Betty Lou Adamson

Valley Hills Funeral Home

Betty was born Dec. 8, 1946 in a family friend’s home in Grandview, Washington. She moved with her family to Lakeview, Oregon where they resided until 1957 where she attended Lakeview Elementary School. The family then moved to Lake Creek, Oregon then shortly after (1959) to property on Antelope Creek, south of Eagle Point, Oregon, where Betty completed high school in 1965.

From 1959 to 1965, she was a neighbor/friend of Everett Adamson. During November 1965 they became engaged. Eloping to Springfield, Oregon in June, they were married on June 25, 1966. Betty helped Everett complete his degree at Oregon State that year. In 1967, she joined Everett while he was in Officer’s Training School in San Antonio, Texas. From 1967 to February 1972 she served as an Officer’s Wife, assisted in coaching Peewee Baseball at Otis AFB, worked with Family Services at Keesler AFB, and helped her sisters Rose and Dorothy while they lived with her and Everett at Keesler.

After leaving the Air Force, Betty moved to the Grandview, Washington area where she and Everett stayed with family until moving to a small acreage south of Grandview in 1973. Betty made their home a focal point for family members and friends who were in need of her nurturing and loving support. There was hardly a time the home was not providing sanctuary to others in need as well as a central gathering point for the friends of the four children Betty and Everett raised there.

Never politically correct, Betty was a FULL TIME MOM in the best sense of the word. She also found time to become involved with: The Lady Lions club charitable activities, participating in church activities, superintending Grandview Fair Home Economics activities, coaching Little League Baseball, owning and operating a ceramics shop, feeding her family and friends from a huge garden she kept, supporting her kids in multiple 4H and FFA projects/activities, sports and band, working to support Everett and his Dad’s part-time farming projects, and providing loving support to all concerned. In her spare time, she hosted parties and holiday celebrations which became legendary in the family.

She was never too busy to visit over a cup of coffee, organize an impromptu game of soccer or baseball with kids or make cookies with grandkids.

Betty had always dreamed of owning and operating a campground. In 2004 that dream came true when she and Everett purchased property south of Randle, Washington. By 2005 she had developed an 11 space campground with children’s play-ground, water and electric sites and a RV dump station. Over the next eleven years she hosted campers from literally around the world (e.g. China, Japan, Nova Scotia, Germany, Great Britain, France, etc.) as well as much of the U.S. As usual her home was a sanctuary for family and friends.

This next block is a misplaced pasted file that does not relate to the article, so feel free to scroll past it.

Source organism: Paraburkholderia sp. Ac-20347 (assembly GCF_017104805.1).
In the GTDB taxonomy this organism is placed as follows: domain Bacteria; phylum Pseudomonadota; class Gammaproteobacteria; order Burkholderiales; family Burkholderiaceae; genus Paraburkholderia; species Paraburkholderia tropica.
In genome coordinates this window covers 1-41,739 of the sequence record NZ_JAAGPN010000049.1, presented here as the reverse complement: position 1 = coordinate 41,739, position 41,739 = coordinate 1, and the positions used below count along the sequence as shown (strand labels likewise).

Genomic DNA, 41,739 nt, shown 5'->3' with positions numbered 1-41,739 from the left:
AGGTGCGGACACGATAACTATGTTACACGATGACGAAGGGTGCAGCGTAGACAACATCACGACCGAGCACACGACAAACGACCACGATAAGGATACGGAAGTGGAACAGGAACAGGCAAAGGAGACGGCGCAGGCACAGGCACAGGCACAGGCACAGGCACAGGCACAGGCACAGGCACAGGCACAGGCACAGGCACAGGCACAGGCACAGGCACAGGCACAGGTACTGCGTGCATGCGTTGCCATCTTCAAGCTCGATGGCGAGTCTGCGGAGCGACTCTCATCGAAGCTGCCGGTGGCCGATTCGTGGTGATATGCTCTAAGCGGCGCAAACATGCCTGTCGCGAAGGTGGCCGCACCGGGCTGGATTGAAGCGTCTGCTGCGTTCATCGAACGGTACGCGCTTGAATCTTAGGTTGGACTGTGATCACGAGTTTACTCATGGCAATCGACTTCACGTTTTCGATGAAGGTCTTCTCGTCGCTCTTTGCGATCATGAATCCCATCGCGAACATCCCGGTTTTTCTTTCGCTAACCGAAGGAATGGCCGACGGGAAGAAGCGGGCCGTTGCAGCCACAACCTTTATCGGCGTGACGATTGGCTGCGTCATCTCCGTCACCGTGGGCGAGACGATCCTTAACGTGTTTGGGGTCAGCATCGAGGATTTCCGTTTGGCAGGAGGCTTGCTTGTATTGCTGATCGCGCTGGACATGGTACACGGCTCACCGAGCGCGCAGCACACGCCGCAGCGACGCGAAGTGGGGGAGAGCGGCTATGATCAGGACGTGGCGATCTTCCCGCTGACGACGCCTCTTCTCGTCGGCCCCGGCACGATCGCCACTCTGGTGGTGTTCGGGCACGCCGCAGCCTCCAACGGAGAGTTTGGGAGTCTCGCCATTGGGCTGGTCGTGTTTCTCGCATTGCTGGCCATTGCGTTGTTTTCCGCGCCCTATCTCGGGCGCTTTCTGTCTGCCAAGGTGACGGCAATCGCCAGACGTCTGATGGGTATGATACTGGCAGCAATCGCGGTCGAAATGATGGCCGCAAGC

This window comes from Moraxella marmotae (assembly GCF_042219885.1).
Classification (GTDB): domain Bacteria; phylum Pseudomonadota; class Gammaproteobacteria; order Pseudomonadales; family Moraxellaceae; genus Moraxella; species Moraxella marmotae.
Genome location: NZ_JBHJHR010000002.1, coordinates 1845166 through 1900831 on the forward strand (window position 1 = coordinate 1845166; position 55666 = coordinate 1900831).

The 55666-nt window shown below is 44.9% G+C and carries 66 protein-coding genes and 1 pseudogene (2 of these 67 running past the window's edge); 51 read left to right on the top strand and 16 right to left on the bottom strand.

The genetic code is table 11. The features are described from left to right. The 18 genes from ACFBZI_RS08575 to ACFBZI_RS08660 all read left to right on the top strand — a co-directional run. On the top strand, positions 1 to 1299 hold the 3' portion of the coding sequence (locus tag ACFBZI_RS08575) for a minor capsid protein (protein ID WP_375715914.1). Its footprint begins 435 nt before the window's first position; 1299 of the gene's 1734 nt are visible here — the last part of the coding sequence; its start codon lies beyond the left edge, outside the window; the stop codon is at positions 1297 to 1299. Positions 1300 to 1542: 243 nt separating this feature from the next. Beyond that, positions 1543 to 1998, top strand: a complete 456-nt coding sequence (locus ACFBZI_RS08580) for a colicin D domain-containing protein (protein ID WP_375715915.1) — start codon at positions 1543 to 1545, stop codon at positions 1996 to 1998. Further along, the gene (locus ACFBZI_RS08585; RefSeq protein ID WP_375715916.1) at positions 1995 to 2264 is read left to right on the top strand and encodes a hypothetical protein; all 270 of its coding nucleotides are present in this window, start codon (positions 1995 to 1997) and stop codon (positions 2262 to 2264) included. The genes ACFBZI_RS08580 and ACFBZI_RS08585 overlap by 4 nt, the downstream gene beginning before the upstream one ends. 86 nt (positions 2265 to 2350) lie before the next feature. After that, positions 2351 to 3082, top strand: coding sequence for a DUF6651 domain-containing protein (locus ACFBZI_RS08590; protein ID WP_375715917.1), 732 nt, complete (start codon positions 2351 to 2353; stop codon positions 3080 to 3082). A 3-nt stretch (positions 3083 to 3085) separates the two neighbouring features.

By 2016 her mind and spirit became the prisoner of a Parkinson’s type disease called Multiple Systems Atrophy. The sickness did not triumph over her mind, spirit and love for others. She remained “Betty Lou” to the end of her days.

Betty was preceded in death by her parents, William (Red) & Francis Minor, brother William (Bill) and sister Helen.

She is survived by her devoted husband Everett and four children: Everett A. (Stephanie) Adamson, Susan (Larry) Bird, Kindra (fiancé Jon) Adamson, and Clinton (Kelly) Adamson; three foster daughters: DeLevea (Darrin) Anderson, Tracy Sands and Delaine Matthews; 17 grandchildren and three great-granddaughters; and sisters Mary (Denny) Collins, Rose (Blue) Ingbretson, Bonnie (Nick) Walker, and Dori (Larry) Millard, brother Robert Minor, and numerous nieces and nephews.

Surrounded by friends and relatives, Betty passed away Sunday May 5, 2019.

A celebration of Betty’s life will be held at the home of Susan and Larry Bird (181 E. Pine Hollow Road, Yakima, WA) on June 1, 2019. All who knew and loved her are welcome. In lieu of flowers, please donate to The MSA Coalition, 9935-D Rea Road #212, Charlotte, NC 28277 (www.multiple-system-atrophy.org).

Arrangements by Valley Hills Funeral Home.